Promotions won’t make millennials loyal

The holy grail of brands and advertisers is reaching millennials, that misunderstood demographic that represents the future of every brand. This is the group everyone from retailers to TV networks is trying to reach in order to gain lifetime brand loyalty.

With college students returning to school this month, retailers are trotting out specials to attract that young generation. Target, Bed Bath & Beyond and Best Buy allow students to sign up for a kind of wedding registry so family can contribute. Amazon is offering college students six-month free trials of its Prime membership and DirecTV allows students to access its NFL Sunday Ticket coverage without a satellite subscription.

Promotions won’t make millennials brand loyal.

I give those brands credit for at least thinking tactically. Industry experts estimate that the average family spends about $900 getting a child back to college, so the pot is big once you consider how many college students there are.

In addition, I’ve always maintained that brands should find opportunity at the point of a life event. So few do, thinking that cost and convenience will do the trick without considering when consumers are most likely to buy.

Sure, brands promote products seasonally. However, when retailers talk to consumers in a language that speaks to the current situation of the consumer, they have placed themselves within the consumer’s decision tree.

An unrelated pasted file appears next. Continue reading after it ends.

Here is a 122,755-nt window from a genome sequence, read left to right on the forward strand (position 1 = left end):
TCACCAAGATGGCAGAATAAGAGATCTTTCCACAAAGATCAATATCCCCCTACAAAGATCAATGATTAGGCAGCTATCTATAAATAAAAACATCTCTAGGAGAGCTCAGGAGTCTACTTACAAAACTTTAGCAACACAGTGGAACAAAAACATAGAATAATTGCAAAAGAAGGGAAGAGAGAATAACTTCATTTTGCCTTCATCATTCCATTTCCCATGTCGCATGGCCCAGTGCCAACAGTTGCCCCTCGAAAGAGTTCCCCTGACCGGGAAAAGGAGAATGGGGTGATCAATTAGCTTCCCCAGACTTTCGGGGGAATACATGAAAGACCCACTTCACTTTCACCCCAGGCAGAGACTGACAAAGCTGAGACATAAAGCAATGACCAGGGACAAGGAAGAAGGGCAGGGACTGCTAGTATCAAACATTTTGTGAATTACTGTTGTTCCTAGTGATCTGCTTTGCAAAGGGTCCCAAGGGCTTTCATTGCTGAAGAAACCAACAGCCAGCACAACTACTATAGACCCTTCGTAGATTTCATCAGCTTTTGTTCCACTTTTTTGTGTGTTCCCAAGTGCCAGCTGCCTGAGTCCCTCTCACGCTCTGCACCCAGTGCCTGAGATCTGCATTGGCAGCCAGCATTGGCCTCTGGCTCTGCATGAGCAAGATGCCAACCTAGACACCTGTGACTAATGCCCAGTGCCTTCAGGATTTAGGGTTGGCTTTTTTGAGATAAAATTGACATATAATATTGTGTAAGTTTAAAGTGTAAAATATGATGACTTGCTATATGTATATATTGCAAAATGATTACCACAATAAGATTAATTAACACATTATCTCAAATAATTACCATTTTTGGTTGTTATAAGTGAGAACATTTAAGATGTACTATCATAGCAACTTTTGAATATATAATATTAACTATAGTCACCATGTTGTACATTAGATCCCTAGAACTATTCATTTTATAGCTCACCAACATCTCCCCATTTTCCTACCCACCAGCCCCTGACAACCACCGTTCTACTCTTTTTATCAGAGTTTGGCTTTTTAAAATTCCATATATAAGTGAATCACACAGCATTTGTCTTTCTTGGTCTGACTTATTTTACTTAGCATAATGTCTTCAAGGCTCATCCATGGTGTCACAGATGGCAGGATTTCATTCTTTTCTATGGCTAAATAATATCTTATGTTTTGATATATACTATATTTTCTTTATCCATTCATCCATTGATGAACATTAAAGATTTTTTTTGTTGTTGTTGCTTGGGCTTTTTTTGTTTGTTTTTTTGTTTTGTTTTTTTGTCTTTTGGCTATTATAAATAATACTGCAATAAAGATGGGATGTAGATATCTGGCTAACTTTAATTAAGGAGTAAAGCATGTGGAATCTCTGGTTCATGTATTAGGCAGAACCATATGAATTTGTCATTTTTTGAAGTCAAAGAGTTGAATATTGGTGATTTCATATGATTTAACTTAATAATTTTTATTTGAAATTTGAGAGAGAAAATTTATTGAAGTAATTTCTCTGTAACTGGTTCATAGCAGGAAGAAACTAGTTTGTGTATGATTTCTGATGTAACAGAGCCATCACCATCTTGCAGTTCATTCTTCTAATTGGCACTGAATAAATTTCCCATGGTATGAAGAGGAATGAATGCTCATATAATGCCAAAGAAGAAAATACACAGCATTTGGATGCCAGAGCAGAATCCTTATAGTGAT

Millennials respond to brand meaning

But if those brands believe they are making life-long consumers this way, they are delusional. That is, they are delusional if they don’t have a brand that speaks directly to millennials at an emotional level. Life-long preference is not built on promotions. It’s built on the consumer’s self-identification within that brand.

Of the retailers mentioned above, I’d say only Amazon has a brand with appeal. The three retailers mentioned – Target, Bed Bath & Beyond, and Best Buy – are struggling to hold onto market share so any promotional fix will only be temporary. (DirecTV and NFL Sunday Ticket is a different animal. The brand carrying the meaning is the NFL.)

So, I give a nice pat on the back to those retailers for thinking about a life moment for potential consumers. To reach them earlier in the decision tree, where true preference lies, you need a brand millennials want to spend their lives with.

Urban Outfitters and vinyl records

I am a child of the 60’s and proud of it.

In fact, a greater majority of my brand beliefs are rooted in ideas that sprang forth at that time. One such belief is that some of the finest music ever made came from that era. The earnestness of Dylan pleading, “How many roads must a man walk down?” Or the boys, Crosby, Stills & Nash, singing in holy-like unison for the children to “Teach their parents well.”

I believed in words like that. Still do. They spoke to my condition and the condition of the times.

Perhaps that’s why I get so nostalgic when I look back over my record collection. I think back to the feeling of dropping the arm on my record player, the warm static of the needle first hitting vinyl, and the richness that rocked from my speakers and the way it hit me.

Urban Outfitters
Urban Outfitters going vinyl?

It’s also why a wellspring of emotions came to me when I read that Urban Outfitters is curating and pressing its own vinyl.

Today’s generation is seeking a brand identity.  

I look at my children and the world they are being raised in. In them, there appears to be a desire to seek (that is, when they are not on their phones or taking selfies). It’s why there is such a nod to the past; like the resurrection of the record player and vinyl LPs.